Nationals leader Michael McCormack has mounted a staunch defence of his embattled deputy Bridget McKenzie, saying she has done an “outstanding job” and dismissing calls for her resignation.
Speaking in Coffs Harbour on Friday, McCormack said the scandal-ridden community sport infrastructure program had been a “very good” scheme that had resulted in hundreds of community sports clubs receiving grants, particularly in regional areas.
“The fact is Bridget McKenzie has done an outstanding job as the sports minister and in her subsequent role of agriculture,” McCormack said.
“She is getting out there, making sure that regional communities are represented, making sure that the interests of regional people come first and foremost.”
Amid growing speculation that McKenzie could step down from her ministry, McCormack insisted she maintained his support to stay in her role as agriculture minister and deputy leader. He also dismissed suggestions that many Nationals MPs viewed her position as untenable as “just media speculation”.
The government has been fending off criticism about McKenzie’s handling of the grants program after a scathing auditor general report found she prioritised grants in marginal and target seats while ignoring a merit-based assessment process undertaken by Sports Australia.
But McCormack said people were “sick of politicians talking about themselves in the media”.
“At this time of crisis, I think there’s a lot better things to be talking about than a program which, honestly, provided a lot of good outcomes for a lot of particularly regional communities, and particularly little country towns.”
The secretary of the department of Prime Minister and Cabinet, Philip Gaetjens, is examining whether McKenzie breached ministerial standards in her administration of the sports fund, with reference to her membership of a clay shooting club that received a $36,000 grant.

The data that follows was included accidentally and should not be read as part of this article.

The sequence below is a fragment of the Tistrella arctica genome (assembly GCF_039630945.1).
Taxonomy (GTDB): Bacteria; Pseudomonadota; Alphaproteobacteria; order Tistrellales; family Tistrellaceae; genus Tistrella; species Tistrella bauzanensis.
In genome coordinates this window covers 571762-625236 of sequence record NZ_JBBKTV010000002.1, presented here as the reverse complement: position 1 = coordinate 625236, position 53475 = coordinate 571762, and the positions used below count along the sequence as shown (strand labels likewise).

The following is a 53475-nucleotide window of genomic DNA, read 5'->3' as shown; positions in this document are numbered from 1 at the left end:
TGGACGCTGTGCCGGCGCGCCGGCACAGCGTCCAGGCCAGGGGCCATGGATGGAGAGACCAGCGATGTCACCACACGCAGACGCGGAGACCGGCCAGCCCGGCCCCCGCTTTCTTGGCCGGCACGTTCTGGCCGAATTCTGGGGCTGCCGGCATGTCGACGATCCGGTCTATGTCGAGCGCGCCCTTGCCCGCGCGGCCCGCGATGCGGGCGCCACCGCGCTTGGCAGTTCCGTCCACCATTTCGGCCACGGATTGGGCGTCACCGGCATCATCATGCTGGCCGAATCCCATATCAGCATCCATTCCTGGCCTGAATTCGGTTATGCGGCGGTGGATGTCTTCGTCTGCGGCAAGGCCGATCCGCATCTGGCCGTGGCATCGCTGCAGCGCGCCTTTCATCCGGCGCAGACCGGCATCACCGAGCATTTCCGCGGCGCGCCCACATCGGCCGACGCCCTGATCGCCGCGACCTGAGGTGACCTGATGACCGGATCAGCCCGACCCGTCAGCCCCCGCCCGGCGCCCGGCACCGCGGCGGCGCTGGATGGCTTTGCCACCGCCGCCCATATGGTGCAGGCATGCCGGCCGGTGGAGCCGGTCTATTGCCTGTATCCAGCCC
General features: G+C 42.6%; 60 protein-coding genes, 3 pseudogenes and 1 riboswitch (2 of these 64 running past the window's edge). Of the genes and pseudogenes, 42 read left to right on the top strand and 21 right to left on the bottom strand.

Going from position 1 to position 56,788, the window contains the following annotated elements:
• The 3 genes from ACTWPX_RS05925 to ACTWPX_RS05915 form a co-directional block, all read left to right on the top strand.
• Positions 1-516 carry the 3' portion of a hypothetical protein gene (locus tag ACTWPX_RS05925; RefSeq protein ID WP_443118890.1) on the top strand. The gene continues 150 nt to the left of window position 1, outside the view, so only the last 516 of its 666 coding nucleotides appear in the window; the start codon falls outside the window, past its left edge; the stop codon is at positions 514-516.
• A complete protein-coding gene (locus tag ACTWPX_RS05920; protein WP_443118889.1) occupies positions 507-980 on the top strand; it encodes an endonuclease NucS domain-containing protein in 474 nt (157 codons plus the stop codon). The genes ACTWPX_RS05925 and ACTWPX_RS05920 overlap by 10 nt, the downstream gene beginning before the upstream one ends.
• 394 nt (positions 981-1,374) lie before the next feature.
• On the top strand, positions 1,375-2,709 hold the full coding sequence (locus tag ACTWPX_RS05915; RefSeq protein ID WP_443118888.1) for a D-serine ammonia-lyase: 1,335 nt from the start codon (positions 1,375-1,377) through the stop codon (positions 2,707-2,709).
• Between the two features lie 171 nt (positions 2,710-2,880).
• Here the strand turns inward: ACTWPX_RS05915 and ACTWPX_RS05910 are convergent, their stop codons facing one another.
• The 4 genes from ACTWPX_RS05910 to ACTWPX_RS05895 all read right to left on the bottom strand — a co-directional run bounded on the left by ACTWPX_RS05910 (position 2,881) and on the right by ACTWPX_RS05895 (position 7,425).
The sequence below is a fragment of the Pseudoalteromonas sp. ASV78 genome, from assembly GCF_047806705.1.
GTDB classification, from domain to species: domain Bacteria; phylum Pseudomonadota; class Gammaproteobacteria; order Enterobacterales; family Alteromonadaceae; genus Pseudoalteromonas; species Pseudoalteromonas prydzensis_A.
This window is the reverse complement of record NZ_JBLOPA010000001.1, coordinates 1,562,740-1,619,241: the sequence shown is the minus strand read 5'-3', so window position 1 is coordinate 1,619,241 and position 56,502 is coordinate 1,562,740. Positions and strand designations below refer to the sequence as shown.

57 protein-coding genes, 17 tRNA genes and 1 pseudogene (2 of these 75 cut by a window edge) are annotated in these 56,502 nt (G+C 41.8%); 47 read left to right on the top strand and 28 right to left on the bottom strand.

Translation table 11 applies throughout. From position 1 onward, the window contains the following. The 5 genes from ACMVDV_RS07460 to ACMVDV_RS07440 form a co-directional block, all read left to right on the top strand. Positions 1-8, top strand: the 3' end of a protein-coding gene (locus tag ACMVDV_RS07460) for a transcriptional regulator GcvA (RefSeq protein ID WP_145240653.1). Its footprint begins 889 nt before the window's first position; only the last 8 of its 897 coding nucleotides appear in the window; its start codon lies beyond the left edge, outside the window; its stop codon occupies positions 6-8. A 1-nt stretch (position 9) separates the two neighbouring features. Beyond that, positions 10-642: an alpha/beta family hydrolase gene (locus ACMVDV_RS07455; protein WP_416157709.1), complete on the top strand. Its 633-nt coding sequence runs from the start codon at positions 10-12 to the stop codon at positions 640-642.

The prime minister, Scott Morrison, said on Thursday that he would “take whatever action was necessary” once the investigation was concluded.
McCormack echoed Morrison’s remarks, saying McKenzie should be afforded due process, and he would not be “judge and jury”.
“I’m going to let process take its course. That’s the only right thing to do. In any situation in Australia, people are always innocent until proven otherwise,” McCormack said.
“Bridget McKenzie has declared her memberships, as she was required to do. Bridget McKenzie has followed the process, as she was required to do.
“And let me tell you, this process that she followed was way and above more transparent and more accountable than the processes the previous Labor governments put into place.”
“Let’s see what the secretary of PM&C, Philip Gaetjens, comes up with in his report. Let’s let that process take its natural course of process, and we’ll see what happens after that.”
He also rejected suggestions that Scott Morrison had been involved in the decision making process, despite the prime minister conceding that he made representations to McKenzie on behalf of MPs who had contacted his office.